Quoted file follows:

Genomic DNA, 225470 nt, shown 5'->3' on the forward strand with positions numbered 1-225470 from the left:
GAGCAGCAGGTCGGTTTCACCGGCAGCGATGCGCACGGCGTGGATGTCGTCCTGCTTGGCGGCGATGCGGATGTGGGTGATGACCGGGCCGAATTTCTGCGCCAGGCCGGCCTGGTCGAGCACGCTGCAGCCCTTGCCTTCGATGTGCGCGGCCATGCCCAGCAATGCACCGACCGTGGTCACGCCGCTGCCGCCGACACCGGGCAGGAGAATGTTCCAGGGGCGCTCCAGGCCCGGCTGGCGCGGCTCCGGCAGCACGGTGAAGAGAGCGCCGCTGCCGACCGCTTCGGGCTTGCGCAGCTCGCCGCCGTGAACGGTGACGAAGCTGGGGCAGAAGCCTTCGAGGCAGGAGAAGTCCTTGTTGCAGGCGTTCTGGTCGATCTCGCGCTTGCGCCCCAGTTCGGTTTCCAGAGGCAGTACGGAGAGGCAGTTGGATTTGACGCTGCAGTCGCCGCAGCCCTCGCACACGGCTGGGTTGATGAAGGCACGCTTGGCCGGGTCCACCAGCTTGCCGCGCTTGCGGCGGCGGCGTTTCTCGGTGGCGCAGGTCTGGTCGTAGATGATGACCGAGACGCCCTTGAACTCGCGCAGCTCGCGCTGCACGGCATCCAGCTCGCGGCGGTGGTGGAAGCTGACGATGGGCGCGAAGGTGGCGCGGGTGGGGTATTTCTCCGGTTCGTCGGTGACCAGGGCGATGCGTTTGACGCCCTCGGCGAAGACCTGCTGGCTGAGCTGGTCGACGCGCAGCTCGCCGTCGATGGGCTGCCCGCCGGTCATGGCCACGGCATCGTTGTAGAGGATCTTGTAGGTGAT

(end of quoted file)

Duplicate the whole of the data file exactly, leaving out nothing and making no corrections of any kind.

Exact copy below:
Genomic DNA, 225470 nt, shown 5'->3' on the forward strand with positions numbered 1-225470 from the left:
GAGCAGCAGGTCGGTTTCACCGGCAGCGATGCGCACGGCGTGGATGTCGTCCTGCTTGGCGGCGATGCGGATGTGGGTGATGACCGGGCCGAATTTCTGCGCCAGGCCGGCCTGGTCGAGCACGCTGCAGCCCTTGCCTTCGATGTGCGCGGCCATGCCCAGCAATGCACCGACCGTGGTCACGCCGCTGCCGCCGACACCGGGCAGGAGAATGTTCCAGGGGCGCTCCAGGCCCGGCTGGCGCGGCTCCGGCAGCACGGTGAAGAGAGCGCCGCTGCCGACCGCTTCGGGCTTGCGCAGCTCGCCGCCGTGAACGGTGACGAAGCTGGGGCAGAAGCCTTCGAGGCAGGAGAAGTCCTTGTTGCAGGCGTTCTGGTCGATCTCGCGCTTGCGCCCCAGTTCGGTTTCCAGAGGCAGTACGGAGAGGCAGTTGGATTTGACGCTGCAGTCGCCGCAGCCCTCGCACACGGCTGGGTTGATGAAGGCACGCTTGGCCGGGTCCACCAGCTTGCCGCGCTTGCGGCGGCGGCGTTTCTCGGTGGCGCAGGTCTGGTCGTAGATGATGACCGAGACGCCCTTGAACTCGCGCAGCTCGCGCTGCACGGCATCCAGCTCGCGGCGGTGGTGGAAGCTGACGATGGGCGCGAAGGTGGCGCGGGTGGGGTATTTCTCCGGTTCGTCGGTGACCAGGGCGATGCGTTTGACGCCCTCGGCGAAGACCTGCTGGCTGAGCTGGTCGACGCGCAGCTCGCCGTCGATGGGCTGCCCGCCGGTCATGGCCACGGCATCGTTGTAGAGGATCTTGTAGGTGAT